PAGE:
The basic rule of thumb is that the voltage rating of the fuse must always be higher than the voltage rating of the circuit that it is protecting.
For example, if the circuit voltage is 24 volts, then the fuse voltage rating must be higher than 24 volts (yes...it can be 250 V...just so long as it’s higher than the circuit voltage).
There exist two distinct types of circuits AC (alternating current) and DC (direct current).
AC power is what you will typically find in your home from the electrical utility. AC power is created primarily by moving machines such as generators and delivered through the electric grid.
DC power is typically used in electronic and automotive applications. DC power generally is created via a chemical reaction (as batteries and solar cells) or converted AC power through the use of AC to DC power supplies.
With AC power, the current and voltage oscillate back and forth. This oscillation helps the fuse to clear quickly. DC power on the other hand doesn’t oscillate so the fuse must find other means to clear itself when opening.
Because of these differences, some fuses are designed specifically to be used in DC applications (such as automotive fuses). Some AC rated fuses may be used in DC applications, however there may be a voltage de-rating in these cases.
Ambient temperature is a fancy way of saying the “outside air” surrounding the fuse. Normally, the fuses are tested in "laboratory conditions" by the safety agencies such as UL and CSA. The lab conditions are almost always set at 25°C or 77°F. Unfortunately, most real world conditions are not those found in a laboratory.
Fuses are heat sensitive devices meaning that it takes heat (via the overcurrent) in order to melt the fuse element inside the fuse. The more heat...the faster it takes to melt the fuse element...the less heat...the longer it takes to melt the fuse element.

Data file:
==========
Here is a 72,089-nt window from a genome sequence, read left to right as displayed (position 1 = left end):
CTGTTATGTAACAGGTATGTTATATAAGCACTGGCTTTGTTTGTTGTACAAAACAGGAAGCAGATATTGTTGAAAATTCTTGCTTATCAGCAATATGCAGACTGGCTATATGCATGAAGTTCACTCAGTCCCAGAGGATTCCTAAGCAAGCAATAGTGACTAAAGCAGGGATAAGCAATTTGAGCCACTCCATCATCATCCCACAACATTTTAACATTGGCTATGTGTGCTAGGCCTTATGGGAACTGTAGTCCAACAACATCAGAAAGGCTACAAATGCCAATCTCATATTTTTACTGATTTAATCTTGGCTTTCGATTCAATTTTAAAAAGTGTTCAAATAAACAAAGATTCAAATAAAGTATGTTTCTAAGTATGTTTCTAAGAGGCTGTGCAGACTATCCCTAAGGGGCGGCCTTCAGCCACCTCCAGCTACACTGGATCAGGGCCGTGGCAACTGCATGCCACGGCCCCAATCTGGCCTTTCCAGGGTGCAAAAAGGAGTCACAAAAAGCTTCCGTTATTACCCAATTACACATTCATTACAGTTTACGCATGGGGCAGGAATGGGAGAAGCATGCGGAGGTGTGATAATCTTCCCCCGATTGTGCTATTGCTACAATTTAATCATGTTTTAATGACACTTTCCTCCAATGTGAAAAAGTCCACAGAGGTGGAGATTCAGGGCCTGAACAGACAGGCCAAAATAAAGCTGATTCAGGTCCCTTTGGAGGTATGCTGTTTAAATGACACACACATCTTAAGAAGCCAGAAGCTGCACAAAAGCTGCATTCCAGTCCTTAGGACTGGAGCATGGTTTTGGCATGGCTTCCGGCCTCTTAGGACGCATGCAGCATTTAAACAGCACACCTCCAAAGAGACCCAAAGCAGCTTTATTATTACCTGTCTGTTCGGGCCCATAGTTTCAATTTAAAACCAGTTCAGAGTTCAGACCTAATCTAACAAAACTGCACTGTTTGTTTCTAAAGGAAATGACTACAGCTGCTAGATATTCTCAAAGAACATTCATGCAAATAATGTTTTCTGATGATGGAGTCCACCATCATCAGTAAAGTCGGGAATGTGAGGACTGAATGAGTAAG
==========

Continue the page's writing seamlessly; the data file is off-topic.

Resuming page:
If a fuse will be subjected to a higher temperature than 25°C, then the fuse amperage will need to be increased as to compensate for the higher temperature (to avoid "nuisance tripping"). Likewise, if the fuse will be used at a lower temperature, then the fuse amperage needs to be lowered (or else it might never open).
The rule of thumb is that for every 20°C higher or lower in temperature, the fuse should be re-rated higher or lower 10-15%.
An example of a fuse re-rating when higher ambient temperatures are present:
Normal full-load current: 1 Amp
Normal fuse sizing: 1.5 Amps (135% of full load current taken to the next higher standard rating)
Ambient Temperature: 65°C
Re-rating: 2 Amps (130% of normal fuse rating)
Conversely, when a fuse is intended to be used in extreme low temperature conditions, the fuse must have a lower rating than that in normal conditions.
An example of the fuse re-rating when lower ambient temperatures are present:
Ambient Temperature: -15°C
Re-rating: 1.2 Amps (70% of normal fuse rating taken to the next higher standard fuse rating)
The available short circuit current is the measured or calculated current that can be delivered to a circuit by a power source when a short circuit is present. This information is extremely important as an overcurrent protective device has only a finite ability to safely open a circuit when a fault condition occurs. Therefore the amount of fault current available is a critical piece of information in order to select the proper protective device.